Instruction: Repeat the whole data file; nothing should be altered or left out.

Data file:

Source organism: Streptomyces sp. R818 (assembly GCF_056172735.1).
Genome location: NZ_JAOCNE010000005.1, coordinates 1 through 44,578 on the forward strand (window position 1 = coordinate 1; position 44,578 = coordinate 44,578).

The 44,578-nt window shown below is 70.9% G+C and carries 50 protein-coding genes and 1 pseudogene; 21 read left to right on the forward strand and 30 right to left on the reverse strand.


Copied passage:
Source organism: Streptomyces sp. R818 (assembly GCF_056172735.1).
Genome location: NZ_JAOCNE010000005.1, coordinates 1 through 44,578 on the forward strand (window position 1 = coordinate 1; position 44,578 = coordinate 44,578).

The 44,578-nt window shown below is 70.9% G+C and carries 50 protein-coding genes and 1 pseudogene; 21 read left to right on the forward strand and 30 right to left on the reverse strand.